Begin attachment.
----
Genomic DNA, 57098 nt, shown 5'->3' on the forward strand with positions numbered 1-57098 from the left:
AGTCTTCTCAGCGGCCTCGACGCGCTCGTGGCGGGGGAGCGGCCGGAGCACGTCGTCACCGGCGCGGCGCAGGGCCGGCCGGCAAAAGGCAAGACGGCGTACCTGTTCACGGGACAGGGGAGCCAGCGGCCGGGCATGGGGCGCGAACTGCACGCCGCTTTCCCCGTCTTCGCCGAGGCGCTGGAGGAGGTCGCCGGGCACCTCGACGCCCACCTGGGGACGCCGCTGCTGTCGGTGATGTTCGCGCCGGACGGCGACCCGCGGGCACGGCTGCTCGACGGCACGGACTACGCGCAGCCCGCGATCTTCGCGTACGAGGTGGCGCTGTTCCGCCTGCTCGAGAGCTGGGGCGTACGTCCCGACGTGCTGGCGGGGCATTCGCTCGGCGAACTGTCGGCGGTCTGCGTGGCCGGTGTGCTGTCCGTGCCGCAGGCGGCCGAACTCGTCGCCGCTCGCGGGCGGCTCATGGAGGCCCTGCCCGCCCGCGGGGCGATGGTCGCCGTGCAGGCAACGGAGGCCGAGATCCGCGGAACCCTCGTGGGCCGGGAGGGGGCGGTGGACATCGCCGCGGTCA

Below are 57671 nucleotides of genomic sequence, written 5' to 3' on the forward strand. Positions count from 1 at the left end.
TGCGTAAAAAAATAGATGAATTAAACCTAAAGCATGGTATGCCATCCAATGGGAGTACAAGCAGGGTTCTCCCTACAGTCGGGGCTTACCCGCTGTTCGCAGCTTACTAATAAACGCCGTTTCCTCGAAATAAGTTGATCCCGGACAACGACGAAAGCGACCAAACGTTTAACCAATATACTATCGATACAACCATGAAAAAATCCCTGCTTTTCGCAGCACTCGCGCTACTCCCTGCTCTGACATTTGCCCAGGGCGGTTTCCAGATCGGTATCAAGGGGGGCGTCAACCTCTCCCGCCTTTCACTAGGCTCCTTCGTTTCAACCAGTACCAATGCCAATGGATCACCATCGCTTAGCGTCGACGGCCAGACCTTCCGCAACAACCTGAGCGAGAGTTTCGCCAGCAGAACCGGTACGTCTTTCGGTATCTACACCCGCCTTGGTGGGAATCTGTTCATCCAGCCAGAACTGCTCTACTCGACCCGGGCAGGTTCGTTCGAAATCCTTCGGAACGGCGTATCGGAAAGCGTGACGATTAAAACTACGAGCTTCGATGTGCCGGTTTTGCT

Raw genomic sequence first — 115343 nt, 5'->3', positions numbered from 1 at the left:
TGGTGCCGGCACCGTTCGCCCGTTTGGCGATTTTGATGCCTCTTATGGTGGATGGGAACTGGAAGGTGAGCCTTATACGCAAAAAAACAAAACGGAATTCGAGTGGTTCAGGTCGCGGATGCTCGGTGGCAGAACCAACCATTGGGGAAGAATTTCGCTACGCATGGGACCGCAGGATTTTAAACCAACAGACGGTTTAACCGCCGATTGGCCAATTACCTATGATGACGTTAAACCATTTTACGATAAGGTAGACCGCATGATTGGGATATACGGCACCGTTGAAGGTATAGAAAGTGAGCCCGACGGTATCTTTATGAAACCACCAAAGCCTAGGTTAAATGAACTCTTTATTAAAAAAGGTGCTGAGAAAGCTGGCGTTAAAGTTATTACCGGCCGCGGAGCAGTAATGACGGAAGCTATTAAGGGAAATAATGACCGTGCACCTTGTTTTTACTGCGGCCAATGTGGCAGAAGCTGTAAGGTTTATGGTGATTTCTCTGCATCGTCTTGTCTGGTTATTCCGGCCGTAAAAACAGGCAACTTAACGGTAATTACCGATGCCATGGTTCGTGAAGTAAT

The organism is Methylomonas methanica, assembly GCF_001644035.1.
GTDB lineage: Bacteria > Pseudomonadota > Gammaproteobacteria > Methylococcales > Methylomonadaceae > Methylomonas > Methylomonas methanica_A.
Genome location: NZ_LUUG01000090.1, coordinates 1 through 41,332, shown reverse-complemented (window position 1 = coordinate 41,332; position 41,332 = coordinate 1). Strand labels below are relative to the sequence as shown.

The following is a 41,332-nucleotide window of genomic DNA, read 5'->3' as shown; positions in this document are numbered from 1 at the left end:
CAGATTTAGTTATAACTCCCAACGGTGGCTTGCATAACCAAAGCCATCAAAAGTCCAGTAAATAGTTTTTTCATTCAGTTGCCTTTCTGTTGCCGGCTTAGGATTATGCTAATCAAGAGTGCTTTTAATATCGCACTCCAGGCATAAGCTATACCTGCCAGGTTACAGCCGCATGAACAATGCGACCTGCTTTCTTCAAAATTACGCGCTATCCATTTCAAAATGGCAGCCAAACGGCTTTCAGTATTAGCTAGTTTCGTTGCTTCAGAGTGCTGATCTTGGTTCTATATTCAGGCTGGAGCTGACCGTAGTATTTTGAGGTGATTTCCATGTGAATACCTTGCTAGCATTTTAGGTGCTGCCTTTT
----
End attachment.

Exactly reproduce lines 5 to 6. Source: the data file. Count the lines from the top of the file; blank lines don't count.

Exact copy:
Raw genomic sequence first — 115343 nt, 5'->3', positions numbered from 1 at the left:
TGGTGCCGGCACCGTTCGCCCGTTTGGCGATTTTGATGCCTCTTATGGTGGATGGGAACTGGAAGGTGAGCCTTATACGCAAAAAAACAAAACGGAATTCGAGTGGTTCAGGTCGCGGATGCTCGGTGGCAGAACCAACCATTGGGGAAGAATTTCGCTACGCATGGGACCGCAGGATTTTAAACCAACAGACGGTTTAACCGCCGATTGGCCAATTACCTATGATGACGTTAAACCATTTTACGATAAGGTAGACCGCATGATTGGGATATACGGCACCGTTGAAGGTATAGAAAGTGAGCCCGACGGTATCTTTATGAAACCACCAAAGCCTAGGTTAAATGAACTCTTTATTAAAAAAGGTGCTGAGAAAGCTGGCGTTAAAGTTATTACCGGCCGCGGAGCAGTAATGACGGAAGCTATTAAGGGAAATAATGACCGTGCACCTTGTTTTTACTGCGGCCAATGTGGCAGAAGCTGTAAGGTTTATGGTGATTTCTCTGCATCGTCTTGTCTGGTTATTCCGGCCGTAAAAACAGGCAACTTAACGGTAATTACCGATGCCATGGTTCGTGAAGTAAT